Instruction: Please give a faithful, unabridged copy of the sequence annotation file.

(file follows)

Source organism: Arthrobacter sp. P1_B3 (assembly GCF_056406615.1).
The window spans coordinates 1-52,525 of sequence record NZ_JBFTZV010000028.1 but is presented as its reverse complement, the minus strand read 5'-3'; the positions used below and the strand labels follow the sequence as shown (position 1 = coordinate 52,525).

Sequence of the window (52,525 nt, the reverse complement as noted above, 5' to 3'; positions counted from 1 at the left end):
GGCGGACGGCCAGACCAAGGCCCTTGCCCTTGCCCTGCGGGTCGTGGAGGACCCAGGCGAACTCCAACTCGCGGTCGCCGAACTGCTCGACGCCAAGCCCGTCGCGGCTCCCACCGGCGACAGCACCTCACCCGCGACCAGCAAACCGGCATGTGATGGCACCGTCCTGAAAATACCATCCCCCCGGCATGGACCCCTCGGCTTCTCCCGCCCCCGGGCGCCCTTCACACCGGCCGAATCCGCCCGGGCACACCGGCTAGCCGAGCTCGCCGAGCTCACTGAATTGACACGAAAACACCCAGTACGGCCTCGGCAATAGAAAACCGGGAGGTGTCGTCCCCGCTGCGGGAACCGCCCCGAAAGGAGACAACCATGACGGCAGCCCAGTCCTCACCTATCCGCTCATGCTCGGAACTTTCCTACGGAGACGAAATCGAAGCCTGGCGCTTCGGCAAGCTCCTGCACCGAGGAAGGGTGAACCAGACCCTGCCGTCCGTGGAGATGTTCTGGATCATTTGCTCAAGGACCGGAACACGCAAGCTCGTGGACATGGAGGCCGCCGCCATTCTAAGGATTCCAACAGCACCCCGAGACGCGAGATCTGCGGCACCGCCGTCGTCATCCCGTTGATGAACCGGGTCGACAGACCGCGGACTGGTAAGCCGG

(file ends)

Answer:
Source organism: Arthrobacter sp. P1_B3 (assembly GCF_056406615.1).
The window spans coordinates 1-52,525 of sequence record NZ_JBFTZV010000028.1 but is presented as its reverse complement, the minus strand read 5'-3'; the positions used below and the strand labels follow the sequence as shown (position 1 = coordinate 52,525).

Sequence of the window (52,525 nt, the reverse complement as noted above, 5' to 3'; positions counted from 1 at the left end):
GGCGGACGGCCAGACCAAGGCCCTTGCCCTTGCCCTGCGGGTCGTGGAGGACCCAGGCGAACTCCAACTCGCGGTCGCCGAACTGCTCGACGCCAAGCCCGTCGCGGCTCCCACCGGCGACAGCACCTCACCCGCGACCAGCAAACCGGCATGTGATGGCACCGTCCTGAAAATACCATCCCCCCGGCATGGACCCCTCGGCTTCTCCCGCCCCCGGGCGCCCTTCACACCGGCCGAATCCGCCCGGGCACACCGGCTAGCCGAGCTCGCCGAGCTCACTGAATTGACACGAAAACACCCAGTACGGCCTCGGCAATAGAAAACCGGGAGGTGTCGTCCCCGCTGCGGGAACCGCCCCGAAAGGAGACAACCATGACGGCAGCCCAGTCCTCACCTATCCGCTCATGCTCGGAACTTTCCTACGGAGACGAAATCGAAGCCTGGCGCTTCGGCAAGCTCCTGCACCGAGGAAGGGTGAACCAGACCCTGCCGTCCGTGGAGATGTTCTGGATCATTTGCTCAAGGACCGGAACACGCAAGCTCGTGGACATGGAGGCCGCCGCCATTCTAAGGATTCCAACAGCACCCCGAGACGCGAGATCTGCGGCACCGCCGTCGTCATCCCGTTGATGAACCGGGTCGACAGACCGCGGACTGGTAAGCCGG